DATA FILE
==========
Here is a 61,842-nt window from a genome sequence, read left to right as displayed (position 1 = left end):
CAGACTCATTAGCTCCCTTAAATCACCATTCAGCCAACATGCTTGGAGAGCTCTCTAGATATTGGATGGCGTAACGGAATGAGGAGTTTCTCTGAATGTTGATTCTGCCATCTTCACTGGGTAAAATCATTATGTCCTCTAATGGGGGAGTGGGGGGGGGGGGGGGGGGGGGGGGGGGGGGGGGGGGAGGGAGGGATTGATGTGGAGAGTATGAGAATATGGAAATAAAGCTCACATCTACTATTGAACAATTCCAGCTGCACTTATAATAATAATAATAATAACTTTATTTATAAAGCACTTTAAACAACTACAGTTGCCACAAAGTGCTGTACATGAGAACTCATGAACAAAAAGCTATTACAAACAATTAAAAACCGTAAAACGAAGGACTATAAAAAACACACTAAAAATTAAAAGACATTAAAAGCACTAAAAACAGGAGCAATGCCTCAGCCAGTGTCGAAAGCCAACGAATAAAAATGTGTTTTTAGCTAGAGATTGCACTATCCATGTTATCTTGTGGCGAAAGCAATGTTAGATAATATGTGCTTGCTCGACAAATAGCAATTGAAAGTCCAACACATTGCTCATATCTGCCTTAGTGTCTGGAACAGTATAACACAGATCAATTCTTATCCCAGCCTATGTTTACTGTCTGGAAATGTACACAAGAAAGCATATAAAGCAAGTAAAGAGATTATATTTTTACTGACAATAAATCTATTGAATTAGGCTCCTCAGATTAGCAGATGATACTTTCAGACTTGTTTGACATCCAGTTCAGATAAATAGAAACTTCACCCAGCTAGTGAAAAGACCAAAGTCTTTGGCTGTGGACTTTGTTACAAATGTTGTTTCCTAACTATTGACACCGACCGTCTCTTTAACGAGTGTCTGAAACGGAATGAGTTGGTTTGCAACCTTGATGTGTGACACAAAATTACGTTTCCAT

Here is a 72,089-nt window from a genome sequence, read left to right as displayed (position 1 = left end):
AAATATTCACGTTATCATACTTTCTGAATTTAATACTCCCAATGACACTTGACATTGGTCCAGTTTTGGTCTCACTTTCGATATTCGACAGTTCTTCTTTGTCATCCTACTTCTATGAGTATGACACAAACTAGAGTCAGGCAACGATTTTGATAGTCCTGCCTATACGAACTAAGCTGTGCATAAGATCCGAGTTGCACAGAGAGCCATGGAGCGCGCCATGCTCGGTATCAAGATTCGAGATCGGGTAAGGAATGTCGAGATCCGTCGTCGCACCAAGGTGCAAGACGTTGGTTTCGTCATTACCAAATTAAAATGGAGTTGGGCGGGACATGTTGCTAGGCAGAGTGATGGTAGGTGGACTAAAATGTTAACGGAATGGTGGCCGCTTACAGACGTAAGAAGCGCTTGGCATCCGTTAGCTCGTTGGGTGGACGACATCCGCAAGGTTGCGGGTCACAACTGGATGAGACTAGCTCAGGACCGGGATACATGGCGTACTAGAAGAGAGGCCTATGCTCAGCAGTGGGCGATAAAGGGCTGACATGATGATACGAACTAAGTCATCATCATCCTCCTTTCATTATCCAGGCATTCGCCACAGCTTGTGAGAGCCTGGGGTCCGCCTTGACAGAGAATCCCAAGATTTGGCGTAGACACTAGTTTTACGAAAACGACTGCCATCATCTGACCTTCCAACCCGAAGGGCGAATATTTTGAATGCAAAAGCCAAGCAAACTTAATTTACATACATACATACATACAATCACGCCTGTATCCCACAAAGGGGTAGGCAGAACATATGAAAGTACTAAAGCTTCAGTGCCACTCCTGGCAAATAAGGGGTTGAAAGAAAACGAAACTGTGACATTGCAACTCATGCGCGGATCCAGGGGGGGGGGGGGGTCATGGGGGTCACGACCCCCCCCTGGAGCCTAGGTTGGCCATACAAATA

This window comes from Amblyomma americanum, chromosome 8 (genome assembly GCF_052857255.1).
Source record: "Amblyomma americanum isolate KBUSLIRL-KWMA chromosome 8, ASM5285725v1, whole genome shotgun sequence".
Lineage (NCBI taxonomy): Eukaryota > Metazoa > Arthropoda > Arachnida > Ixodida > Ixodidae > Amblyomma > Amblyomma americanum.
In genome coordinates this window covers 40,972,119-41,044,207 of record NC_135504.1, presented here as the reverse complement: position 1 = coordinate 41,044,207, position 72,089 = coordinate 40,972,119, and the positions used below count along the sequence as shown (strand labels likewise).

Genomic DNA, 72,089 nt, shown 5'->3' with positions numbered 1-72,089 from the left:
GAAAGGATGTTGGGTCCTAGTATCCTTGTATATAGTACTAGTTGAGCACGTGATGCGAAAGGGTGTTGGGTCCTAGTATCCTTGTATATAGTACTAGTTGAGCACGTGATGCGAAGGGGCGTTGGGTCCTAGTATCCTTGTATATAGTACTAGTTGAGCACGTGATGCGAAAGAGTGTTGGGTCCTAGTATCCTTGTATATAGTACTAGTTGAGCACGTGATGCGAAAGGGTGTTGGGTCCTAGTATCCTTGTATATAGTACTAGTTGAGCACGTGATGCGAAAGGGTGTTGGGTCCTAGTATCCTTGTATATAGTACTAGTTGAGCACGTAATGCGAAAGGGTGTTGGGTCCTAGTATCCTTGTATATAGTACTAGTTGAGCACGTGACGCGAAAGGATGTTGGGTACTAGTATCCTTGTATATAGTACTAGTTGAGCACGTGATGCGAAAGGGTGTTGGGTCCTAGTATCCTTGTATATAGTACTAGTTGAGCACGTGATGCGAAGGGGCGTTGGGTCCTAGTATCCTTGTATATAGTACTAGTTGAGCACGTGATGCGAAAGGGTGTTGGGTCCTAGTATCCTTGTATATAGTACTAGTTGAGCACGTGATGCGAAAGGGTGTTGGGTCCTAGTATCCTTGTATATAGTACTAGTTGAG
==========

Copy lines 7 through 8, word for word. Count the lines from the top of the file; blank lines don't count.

Lineage (NCBI taxonomy): Eukaryota > Metazoa > Arthropoda > Arachnida > Ixodida > Ixodidae > Amblyomma > Amblyomma americanum.
In genome coordinates this window covers 40,972,119-41,044,207 of record NC_135504.1, presented here as the reverse complement: position 1 = coordinate 41,044,207, position 72,089 = coordinate 40,972,119, and the positions used below count along the sequence as shown (strand labels likewise).